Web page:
Gym time’s over: Pardeeville excited to turn the page on 50-year concert history

December 17, 2018
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Pardeeville School District middle and high school band director Dan Evans leads a band practice in the high school's gymnasium Thursday. Tuesday's winter concert involving students in grades 5-12 is the school district's final performance in the gym after 50 years.

PARDEEVILLE — At first, Sophia Parker had more thoughts about the future than she did the 50-year history of the gymnasium the Pardeeville High School freshman and her bandmates will perform in for the final time Tuesday.

After all, Pardeeville is getting a brand new auditorium and band room equipped with lockers — “actual lockers,” she said — in the spring.

But in the mid-1990s, her father performed in Pardeeville choir concerts — those held in the very same high school gym, something she hadn’t really considered until Wednesday.

Jeremy Parker was a standout choir student, too, she suddenly remembered — so he probably had performed many solos in the gym where Sophia is playing her flute among 200 band and choir students from the district.

“I guess it is pretty neat,” she said.

Her band director agreed.

“The first concerts here occurred around late 1967 or 1968,” Dan Evans said. “So the final concert coincides with the 50th anniversary as we’re gearing up for the new facility.

“It’s an exciting time here.”

Receiving help from 1968 Pardeeville graduate Carol Geike and some longtime Pardeeville educators, Evans learned as much as he could about the first concerts held in the gym. He plans to honor that history Tuesday.

“Carol shared a picture of a young man who in the 1968 spring concert brought in a homemade xylophone,” Evans said. “It’s really interesting that somebody was able to do that. ... David Smith — that was the young man’s name.”

Evans — the band director for grades 5 through 12 since 2006 — picked out music from that time for Tuesday’s concert: his fifth- and sixth-grade band students, for example, will perform “Born to be Wild” by Steppenwolf. His seventh- and eighth-graders will perform “Love is Blue” by Paul Mauriat “with a harpsichord and everything,” he said.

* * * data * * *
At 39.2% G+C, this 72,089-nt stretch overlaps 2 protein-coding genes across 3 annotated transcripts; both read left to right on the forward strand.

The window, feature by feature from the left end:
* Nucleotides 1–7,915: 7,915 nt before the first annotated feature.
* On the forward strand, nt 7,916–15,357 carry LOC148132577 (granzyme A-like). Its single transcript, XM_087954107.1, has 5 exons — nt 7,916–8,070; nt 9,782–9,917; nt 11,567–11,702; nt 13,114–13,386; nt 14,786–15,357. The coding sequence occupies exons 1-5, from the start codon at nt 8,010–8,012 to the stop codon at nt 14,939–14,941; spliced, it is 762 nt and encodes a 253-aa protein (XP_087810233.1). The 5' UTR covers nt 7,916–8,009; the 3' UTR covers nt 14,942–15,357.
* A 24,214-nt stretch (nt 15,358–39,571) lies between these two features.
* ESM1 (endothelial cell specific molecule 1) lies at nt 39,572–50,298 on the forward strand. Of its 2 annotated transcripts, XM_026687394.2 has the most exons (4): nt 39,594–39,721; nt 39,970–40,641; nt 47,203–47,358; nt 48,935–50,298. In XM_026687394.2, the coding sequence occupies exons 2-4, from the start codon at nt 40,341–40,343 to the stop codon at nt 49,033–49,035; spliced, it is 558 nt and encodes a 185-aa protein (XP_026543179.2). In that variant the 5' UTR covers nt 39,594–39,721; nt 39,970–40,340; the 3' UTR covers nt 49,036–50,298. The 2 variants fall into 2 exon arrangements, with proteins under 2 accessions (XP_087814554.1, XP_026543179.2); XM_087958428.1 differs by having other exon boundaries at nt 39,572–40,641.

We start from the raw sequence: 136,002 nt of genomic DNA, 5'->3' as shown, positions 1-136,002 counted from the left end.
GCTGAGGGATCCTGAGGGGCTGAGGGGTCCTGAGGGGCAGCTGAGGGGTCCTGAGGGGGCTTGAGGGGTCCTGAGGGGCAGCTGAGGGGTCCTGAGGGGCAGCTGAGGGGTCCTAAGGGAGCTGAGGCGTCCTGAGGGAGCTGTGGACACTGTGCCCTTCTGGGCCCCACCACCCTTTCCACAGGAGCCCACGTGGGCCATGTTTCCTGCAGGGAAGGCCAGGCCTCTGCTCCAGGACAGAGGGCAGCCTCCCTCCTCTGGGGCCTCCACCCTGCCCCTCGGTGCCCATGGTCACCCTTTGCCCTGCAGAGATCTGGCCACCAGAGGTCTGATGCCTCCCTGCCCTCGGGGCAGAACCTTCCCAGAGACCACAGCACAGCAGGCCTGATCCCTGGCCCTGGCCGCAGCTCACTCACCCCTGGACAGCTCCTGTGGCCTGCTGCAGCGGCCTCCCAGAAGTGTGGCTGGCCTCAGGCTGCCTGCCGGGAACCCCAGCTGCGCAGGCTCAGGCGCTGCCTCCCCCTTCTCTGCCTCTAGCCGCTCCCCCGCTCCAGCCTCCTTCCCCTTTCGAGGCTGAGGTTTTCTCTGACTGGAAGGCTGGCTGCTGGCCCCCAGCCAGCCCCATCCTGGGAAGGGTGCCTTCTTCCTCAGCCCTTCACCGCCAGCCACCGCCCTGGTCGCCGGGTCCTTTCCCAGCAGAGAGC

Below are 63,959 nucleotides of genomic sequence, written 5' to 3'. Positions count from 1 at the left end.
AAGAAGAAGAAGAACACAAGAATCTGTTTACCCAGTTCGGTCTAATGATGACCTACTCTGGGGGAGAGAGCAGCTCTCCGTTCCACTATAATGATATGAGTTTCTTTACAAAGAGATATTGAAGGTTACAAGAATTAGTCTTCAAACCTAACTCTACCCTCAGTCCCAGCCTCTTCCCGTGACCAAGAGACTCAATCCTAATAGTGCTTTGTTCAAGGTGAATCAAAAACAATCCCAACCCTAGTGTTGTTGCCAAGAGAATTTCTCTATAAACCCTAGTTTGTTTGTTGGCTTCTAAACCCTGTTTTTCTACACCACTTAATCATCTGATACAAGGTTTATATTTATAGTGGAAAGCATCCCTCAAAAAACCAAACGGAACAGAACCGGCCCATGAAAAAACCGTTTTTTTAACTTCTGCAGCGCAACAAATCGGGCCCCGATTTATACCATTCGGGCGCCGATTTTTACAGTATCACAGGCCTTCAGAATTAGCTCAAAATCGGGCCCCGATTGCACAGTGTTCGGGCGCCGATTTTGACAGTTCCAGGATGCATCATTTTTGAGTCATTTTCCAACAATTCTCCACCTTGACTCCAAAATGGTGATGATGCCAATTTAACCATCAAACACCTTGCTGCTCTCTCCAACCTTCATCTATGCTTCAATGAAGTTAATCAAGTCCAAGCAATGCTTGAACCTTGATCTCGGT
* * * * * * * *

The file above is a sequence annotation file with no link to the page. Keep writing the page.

Pardeeville students will honor the recently deceased Aretha Franklin, too, and they’ll perform an arrangement of songs from the famous Broadway musical, “Hair,” which debuted in late 1967.

“It’s such a great era in music, so why not feature it?” Evans said.

Longtime traditions of the winter concert will be carried on Tuesday: Poinsettias will decorate the stage and the students will cap the concert with a Christmas sing-a-long where the band plays and the choir steps into the crowd, everyone in the gym joined in song.

“It’s a sentimental thing because so many of our citizens played in that gym,” Superintendent Gus Knitt said of honoring its 50-year history. The entire high school building was constructed in 1967, and prior to that, the high school was located in the current elementary building, Knitt noted.

But history pales in comparison to what’s next.

“A lot of people will be happy they don’t need to sit in bleachers anymore,” Knitt said.

School Board President Margo Pufahl and her husband Barry Pufahl have lived in Pardeeville for 39 years and they, too, preferred to think about the future. Barry Pufahl had worked in the district as a teacher or administrator from 1971 to 2002 and the two of them had four children attend school in Pardeeville, all four of them playing in band and choir.

“It is nostalgic for us and others,” Margo Pufahl said, “but it’s a yay-boo sort of thing. We’re sorry to leave the old but the new is imminent.

“Nobody will need to set up chairs that say ‘Reserved for senior citizens’ on the back. I’m a senior, and that’s fine, but doggone I don’t need to advertise it.”

The new 35,000-square-foot and 500-seat auditorium is already booked solid in the ensuing weeks following the May 4 dedication ceremony, Knitt said. Buzz for the school district’s spring concerts and for the possibilities yet to be realized is palpable. The building itself now is now enclosed and heated as construction workers fine-tune mechanical systems, plumbing and electrical.

“Music and theater students will enjoy it. It will be their place,” Barry Pufahl said. “Not a place for basketball or volleyball, but their place — their place for the fine arts.”